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Profiles of Jesus Paperback – December 2, 2002
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About the Author
Marcus J. Borg is Hundere Distinguished Professor of Religion and Culture at Oregon State University. Kathleen E. Corley is Thrivent Financial for Lutherans Professor of the University of Wisconsin-Oshkosh. John Dominic Crossan is Professor Emeritus of Religious Studies, DePaul University, Chicago. Arthur J. Dewey is Professor of Theology, Xavier University, Cincinnati. Robert T. Fortna is Weyerhaeuser Professor Emeritus of Biblical Studies, Vassar College. Robert W. Funk is Director of the Westar Institute and founder of the Jesus Seminar. Charles W. Hedrick is Distinguished Professor of Religious Studies, Southwest Missouri State University. Roy W. Hoover is Weyerhaeuser Professor of Biblical Literature and Professor of Religion Emeritus, Whitman College. Lane C. McGaughy is the Geo. H. Atkinson Professor of Religious and Ethical Studies at Willamette University. Stephen J. Patterson is Professor of New Testament at Eden Theological Seminary. James M. Robinson is Professor Emeritus at The Claremont Graduate School. Bernard Brandon Scott is Darbeth Distinguished Professor of New Testament at the Phillips Theological Seminar, University of Tulsa. Mahlon H. Smith is Associate Professor, Department of Religion, Rutgers University. Hal Taussig is Visiting Professor of New Testament at Union Theological Seminary in New York.
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Robert Funk ] says, "His language is concrete and specific. Jesus always talked about God's domain in everyday, mundane terms... He would not have said, 'All human beings have sinned and fallen short of the glory of God.' He would not have confessed, 'I believe in God the Father Almighty.' It never occurred to him to assert that 'God is love.' Jesus did not have a doctrine of God; he had only experience of God." (Pg. 10-11) He adds, "Jesus may be described as a comic savant. He was perhaps the first standup Jewish comic. A comic savant is a sage who embeds wisdom in humor, a humorist who shuns practical advice." (Pg. 12)
Mahlon H. Smith observes, "Much has been written in recent years to challenge J. Jeremias' thesis [in The Prayers of Jesus] that the Aramaic word 'Abba' was Jesus' distinctive way of addressing God, indicating his unique sense of childlike intimacy with the Deity. Yet Jeremias' observations have not yet been disproved. Though scholars have produced many examples of Jews addressing God as '(Our or my) Father (in heaven),' it remains a fact that no example of a Jew using the Aramaic form Abba as a direct address to God has yet been found apart from primitive Jesus tradition." (Pg. 115)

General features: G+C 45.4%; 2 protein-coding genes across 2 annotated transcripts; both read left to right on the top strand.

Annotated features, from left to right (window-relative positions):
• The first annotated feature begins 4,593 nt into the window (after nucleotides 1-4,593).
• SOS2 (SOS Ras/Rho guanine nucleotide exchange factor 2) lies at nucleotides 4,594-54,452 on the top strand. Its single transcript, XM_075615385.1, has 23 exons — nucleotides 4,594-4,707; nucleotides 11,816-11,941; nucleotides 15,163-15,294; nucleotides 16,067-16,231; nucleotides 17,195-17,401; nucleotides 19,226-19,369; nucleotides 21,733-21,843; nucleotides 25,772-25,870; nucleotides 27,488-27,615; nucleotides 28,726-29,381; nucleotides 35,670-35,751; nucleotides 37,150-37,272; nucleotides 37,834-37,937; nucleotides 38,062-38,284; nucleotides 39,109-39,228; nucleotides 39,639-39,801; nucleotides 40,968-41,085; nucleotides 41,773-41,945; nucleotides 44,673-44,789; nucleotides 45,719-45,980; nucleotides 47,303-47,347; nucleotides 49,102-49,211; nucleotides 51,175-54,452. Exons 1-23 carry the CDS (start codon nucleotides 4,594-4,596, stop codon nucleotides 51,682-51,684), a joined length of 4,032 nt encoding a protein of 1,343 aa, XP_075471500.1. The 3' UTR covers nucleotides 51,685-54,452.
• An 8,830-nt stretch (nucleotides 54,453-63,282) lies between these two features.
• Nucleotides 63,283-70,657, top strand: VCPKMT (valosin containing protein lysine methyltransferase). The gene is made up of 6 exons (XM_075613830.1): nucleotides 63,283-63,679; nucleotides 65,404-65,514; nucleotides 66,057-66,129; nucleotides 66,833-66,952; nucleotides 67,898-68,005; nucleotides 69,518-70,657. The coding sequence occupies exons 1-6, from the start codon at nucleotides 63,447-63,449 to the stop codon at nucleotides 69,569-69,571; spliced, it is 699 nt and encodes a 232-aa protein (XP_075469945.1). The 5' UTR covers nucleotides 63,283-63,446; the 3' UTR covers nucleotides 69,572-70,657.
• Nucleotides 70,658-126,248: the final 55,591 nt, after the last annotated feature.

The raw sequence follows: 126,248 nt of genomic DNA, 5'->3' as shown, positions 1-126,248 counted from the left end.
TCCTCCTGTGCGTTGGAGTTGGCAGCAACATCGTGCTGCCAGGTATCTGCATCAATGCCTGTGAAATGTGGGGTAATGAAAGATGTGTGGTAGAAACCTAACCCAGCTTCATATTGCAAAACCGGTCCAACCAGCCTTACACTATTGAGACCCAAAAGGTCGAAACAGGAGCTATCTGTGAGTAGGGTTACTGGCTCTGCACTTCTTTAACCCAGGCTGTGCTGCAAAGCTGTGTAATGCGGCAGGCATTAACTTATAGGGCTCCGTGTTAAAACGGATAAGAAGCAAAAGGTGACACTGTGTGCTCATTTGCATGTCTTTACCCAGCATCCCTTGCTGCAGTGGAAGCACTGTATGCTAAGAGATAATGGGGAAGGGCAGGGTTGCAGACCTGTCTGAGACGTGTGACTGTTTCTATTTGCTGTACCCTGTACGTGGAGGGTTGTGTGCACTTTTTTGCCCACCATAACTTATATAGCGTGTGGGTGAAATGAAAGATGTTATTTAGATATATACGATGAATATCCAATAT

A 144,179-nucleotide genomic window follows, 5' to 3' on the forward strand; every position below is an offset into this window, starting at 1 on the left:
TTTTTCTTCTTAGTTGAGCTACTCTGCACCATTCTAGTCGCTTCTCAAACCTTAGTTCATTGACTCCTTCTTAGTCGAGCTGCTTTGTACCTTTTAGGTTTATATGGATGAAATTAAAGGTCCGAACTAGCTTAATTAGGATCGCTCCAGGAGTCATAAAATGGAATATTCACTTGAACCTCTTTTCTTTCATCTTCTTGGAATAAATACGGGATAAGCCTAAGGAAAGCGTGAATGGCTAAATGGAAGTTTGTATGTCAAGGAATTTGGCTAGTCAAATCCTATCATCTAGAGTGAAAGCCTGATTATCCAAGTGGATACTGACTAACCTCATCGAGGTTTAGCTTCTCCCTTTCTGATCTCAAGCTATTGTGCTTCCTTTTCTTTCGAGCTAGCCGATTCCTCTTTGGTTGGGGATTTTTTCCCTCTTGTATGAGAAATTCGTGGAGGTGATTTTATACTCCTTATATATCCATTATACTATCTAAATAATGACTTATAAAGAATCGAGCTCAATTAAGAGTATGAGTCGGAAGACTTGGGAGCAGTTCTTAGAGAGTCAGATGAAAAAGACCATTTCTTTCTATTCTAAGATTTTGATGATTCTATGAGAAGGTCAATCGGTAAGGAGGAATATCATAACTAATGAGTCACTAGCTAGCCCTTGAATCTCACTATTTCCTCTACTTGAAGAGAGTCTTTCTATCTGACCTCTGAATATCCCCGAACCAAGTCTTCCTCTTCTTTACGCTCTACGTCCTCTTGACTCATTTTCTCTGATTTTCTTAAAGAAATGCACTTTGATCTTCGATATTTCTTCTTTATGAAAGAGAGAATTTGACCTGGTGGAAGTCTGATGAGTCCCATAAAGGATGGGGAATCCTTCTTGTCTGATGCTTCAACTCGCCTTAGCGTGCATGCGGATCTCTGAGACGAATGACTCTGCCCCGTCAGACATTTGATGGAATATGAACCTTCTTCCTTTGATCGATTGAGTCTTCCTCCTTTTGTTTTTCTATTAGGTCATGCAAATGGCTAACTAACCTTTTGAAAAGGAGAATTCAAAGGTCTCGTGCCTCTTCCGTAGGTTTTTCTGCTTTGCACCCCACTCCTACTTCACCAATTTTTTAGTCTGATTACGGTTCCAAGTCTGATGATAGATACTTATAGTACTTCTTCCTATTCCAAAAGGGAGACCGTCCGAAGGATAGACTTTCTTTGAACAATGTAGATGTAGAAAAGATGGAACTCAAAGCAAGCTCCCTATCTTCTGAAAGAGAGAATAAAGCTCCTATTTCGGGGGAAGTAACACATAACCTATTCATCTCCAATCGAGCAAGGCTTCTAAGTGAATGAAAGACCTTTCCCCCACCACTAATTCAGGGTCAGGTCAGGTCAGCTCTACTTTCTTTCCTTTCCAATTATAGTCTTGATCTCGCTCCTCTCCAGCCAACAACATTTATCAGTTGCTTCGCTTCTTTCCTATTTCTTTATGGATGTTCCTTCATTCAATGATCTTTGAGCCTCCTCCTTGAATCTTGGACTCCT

Marcus Borg ] says, "for ecstatics, religious conviction is not the result of strong belief in 'secondhand religion'... Cognition is the product of firsthand religious experience... God becomes an experiential reality, and it is in this sense that an ecstatic knows God. Jesus seems to have been one of these ecstatics. He was a Jewish mystic... Moreover, such experience seems the best explanation of what else we see in the traditions about Jesus: the foundation of his subversive wisdom, the ground of his passion and courage as a social prophet, and the source of his radical social vision." (Pg. 132)
Other essays are by James M. Robinson ], Kathleen Corley ], John Dominic Crossan ], and others.
This diverse book will be of keen interest to those studying the historical Jesus---and particularly as he is interpreted by the Jesus Seminar.
What is very surprising, to me at least, is that the viewpoints within the book are not uniform as some might expect. Those familiar with the work of the Seminar will know that this traces back to the manner in which the group decided on the "authority" of various biblical passages (by voting to place the passages into a variety of different "levels"), but when you first realize that each of the chapters features a slightly different portrait (even though differences may be subtle) it comes as a bit of a surprise.
The intent of the book, I suppose, is to spark the interest of its readers to do some research of their own and form their own opions of the subject material rather than take for granted yet another book at face value. In that respect, the text succeeds remarkably for the interested and avid reader. Even those who are unwilling to accept the idea that the New Testament is anything but perfectly accurate history will find a great many things that will spark their own interest, or will give them pause to reinvestigate why they believe what they do. Overall, the text is thoroughly unchallenging in terms of radical ideas and simply posits that what is written in the New Testament is religion rather than history. From there, the possibilities are endless.
However, one of it's greatest strengths is also a great weakness. While it is certainly interesting to see multiple viewpoints of the same material, often the text can feel repetitive and, if you're not reading closely, you may miss some subtle nuance. It may be best to take this book in small bites/chunks, a few chapters at a time rather than in one sitting (which you could certainly do due to it's length) and think over each portrait individualy rather than the book as a whole.
Overall, this is a great stepping stone from some of the introductory material of the Historical Jesus field of study into the more advanced readings. Serious readers should be aware, though, that they should have a copy of "The Five Gospels" and "The Acts of Jesus" both written by the Jesus Seminar and Funk before they try to wade through this text.